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File Email with a Key in Apple Mail

In Mac OS X 10.4 Tiger or later, you can use the simple and fun MsgFiler Mail plug-in to file Mail messages using keyboard shortcuts.

New in Apple Mail 4 (the 10.6 Snow Leopard version), to assign a keyboard shortcut to any mailbox on the Move To or Copy To submenu, you can also open the Keyboard pane of System Preferences, click Keyboard Shortcuts, and select Application Shortcuts in the list on the left. Click the + button, choose Mail from the Application pop-up menu, type the name of the mailbox in the Menu Title field, click in the Keyboard Shortcut field, and press the keystroke combination you want to use. Then click Add.

Visit Take Control of Apple Mail in Snow Leopard

 
 

TidBITS Watchlist: Notable Software Updates for 6 February 2012

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Audio Hijack Pro 2.10.1 -- While small in terms of numeric progression, Audio Hijack Pro 2.10.1 from Rogue Amoeba adds some welcome new features. The latest release of this audio recording program includes the latest version of the Instant On component (5.0), which can now capture audio from sandboxed applications purchased from the Mac App Store. The Multi-Process mode, previously used in conjunction when pulling audio from several Web browsers, is now used for additional applications to improve audio capture. Finally, audio pulled from input devices can now be configured in Audio MIDI Setup instead of always using channels 1 and 2. ($32 new, free update, 5.2 MB, release notes)

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Sandvox 2.5 -- Karelia has released Sandvox 2.5, a major update of its popular Web site creation software. This new version introduces a drag-and-drop Slide Show object that enables you to cycle through images, and it offers a variety of controls including timing, transitions, and captions. It also provides enhanced sharing capabilities via Facebook, Twitter, LinkedIn, and email. And, it’s updated to take advantage of Mac OS X Lion features, including Resume, Auto Save, Versions, and full-screen view. The update is rounded out by improvements to .m4v file compatibility, Quick Look support, enhancements to text layout and alignment, and localization in Italian, Spanish, and Chinese. ($79.99 new from Karelia or the Mac App Store, free update, 31.5 MB, release blog post)

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Firefox 10.0 -- Continuing with its inane version numbering scheme, Mozilla has released Firefox 10.0, adding a few minor features to the Web browser and fixing a couple of bugs. (Firefox 8.0 and 9.0 were too minor to warrant mention — you can think of 10.0 as 4.6 in the real world.) The only feature you’re likely to notice is that the Forward button is now hidden until you’ve navigated back in browsing history. Firefox also now allows most add-ons to be compatible with new versions of Firefox by default, so you won’t lose access to add-ons every 6 weeks when Mozilla releases a new version. Also, Firefox 10.0 now offers support for anti-aliasing for WebGL, CSS3 3D-Transforms, the HTML5 element for bi-directional text isolation, and HTML5 full-screen APIs. Fixed bugs include one that could cause a crash when closing a tab containing a Java applet and another that cropped up when moving bookmarks. Outstanding bugs worth keeping an eye on include slow scrolling in the main Gmail window, an incompatibility with Growl 1.3, jerky scrolling and text input, and failure to play Silverlight video on some Macs. (Free, 31.4 MB, release notes)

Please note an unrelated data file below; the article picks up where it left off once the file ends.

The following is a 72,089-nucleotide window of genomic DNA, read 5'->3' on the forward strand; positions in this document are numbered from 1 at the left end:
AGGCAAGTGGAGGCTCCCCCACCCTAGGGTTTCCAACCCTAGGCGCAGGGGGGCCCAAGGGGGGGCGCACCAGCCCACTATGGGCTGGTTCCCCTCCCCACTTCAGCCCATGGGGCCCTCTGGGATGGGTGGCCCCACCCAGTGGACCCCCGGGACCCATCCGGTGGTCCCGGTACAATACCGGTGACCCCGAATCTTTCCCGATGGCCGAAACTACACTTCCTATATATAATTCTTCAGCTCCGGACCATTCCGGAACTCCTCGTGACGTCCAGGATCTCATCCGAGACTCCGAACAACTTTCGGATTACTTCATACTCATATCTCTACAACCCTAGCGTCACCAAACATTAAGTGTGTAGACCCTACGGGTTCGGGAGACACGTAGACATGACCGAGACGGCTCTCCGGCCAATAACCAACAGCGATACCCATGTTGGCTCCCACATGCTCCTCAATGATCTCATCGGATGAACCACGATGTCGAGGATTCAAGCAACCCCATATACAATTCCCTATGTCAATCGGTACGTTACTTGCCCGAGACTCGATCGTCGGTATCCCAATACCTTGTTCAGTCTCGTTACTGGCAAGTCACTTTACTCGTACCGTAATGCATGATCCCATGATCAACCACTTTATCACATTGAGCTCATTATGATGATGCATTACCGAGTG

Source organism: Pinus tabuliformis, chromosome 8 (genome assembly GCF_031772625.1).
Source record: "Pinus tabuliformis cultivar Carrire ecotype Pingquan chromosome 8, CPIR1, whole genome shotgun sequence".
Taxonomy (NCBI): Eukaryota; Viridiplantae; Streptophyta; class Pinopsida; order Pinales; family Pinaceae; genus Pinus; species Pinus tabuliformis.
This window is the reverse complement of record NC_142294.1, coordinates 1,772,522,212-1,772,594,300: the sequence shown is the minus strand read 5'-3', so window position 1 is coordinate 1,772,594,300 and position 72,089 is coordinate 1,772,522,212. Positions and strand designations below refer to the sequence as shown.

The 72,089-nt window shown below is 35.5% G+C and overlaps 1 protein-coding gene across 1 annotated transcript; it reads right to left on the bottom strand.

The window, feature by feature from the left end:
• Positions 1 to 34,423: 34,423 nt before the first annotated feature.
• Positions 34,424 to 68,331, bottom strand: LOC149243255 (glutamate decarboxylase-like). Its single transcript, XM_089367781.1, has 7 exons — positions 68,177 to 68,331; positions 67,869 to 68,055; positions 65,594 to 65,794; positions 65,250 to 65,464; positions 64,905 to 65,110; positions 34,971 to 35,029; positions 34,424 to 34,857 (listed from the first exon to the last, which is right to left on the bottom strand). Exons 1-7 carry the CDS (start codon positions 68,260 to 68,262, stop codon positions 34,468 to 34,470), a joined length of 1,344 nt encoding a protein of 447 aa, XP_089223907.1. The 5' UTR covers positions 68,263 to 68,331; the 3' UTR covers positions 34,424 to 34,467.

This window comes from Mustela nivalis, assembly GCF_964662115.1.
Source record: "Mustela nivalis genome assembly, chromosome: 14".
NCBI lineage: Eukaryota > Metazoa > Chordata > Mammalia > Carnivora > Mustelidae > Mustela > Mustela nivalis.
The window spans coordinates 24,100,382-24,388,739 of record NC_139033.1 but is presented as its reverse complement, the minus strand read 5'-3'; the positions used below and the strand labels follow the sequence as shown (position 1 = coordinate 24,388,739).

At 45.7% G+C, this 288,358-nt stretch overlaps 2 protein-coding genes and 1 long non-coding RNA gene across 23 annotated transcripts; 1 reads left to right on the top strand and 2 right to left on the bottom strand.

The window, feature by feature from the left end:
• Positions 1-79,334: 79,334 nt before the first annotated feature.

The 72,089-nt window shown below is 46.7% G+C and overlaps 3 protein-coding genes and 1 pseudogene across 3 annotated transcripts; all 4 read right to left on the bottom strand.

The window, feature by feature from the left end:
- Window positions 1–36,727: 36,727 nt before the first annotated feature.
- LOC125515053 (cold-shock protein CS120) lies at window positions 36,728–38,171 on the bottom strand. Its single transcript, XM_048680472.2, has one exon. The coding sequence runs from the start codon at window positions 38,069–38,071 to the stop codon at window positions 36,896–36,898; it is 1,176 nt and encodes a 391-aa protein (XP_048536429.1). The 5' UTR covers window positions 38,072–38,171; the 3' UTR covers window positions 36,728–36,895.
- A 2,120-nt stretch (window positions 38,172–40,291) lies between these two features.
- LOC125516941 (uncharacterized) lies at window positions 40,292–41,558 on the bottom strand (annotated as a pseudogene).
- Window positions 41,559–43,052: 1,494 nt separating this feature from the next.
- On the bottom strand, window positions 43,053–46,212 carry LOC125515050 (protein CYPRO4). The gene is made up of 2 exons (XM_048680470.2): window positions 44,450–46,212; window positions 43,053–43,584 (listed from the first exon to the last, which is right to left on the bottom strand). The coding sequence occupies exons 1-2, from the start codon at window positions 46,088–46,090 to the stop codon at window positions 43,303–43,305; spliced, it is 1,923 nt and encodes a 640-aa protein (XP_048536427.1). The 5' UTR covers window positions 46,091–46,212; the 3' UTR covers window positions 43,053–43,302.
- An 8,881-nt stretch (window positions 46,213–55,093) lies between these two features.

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Final Cut Pro X 10.0.3 -- Apple has updated Final Cut Pro X to version 10.0.3, a minor version number adjustment that doesn’t properly convey the scope of significant changes to the professional video editor. Introduced to controversy last year, Final Cut Pro X 10.0 was a ground-up rewrite that lacked capabilities found in Final Cut Pro 7. Now, this third minor update restores some of those features. Multicam editing tops the list, with support for up to 64 camera angles (Apple’s Top Features page offers an impressive video of how multicam works, including automatic synchronization using the tracks’ audio). Also new are advanced chroma keying controls, a media relink feature to reconnect projects and events to new media, the capability to open layered Photoshop files directly, a beta version of broadcast monitoring with third-party PCIe and Thunderbolt devices, and more. Now we’ll see if pros who shunned Final Cut Pro X at first reconsider the app for future projects. ($299.99 new, free update, 1.37 GB, release notes)

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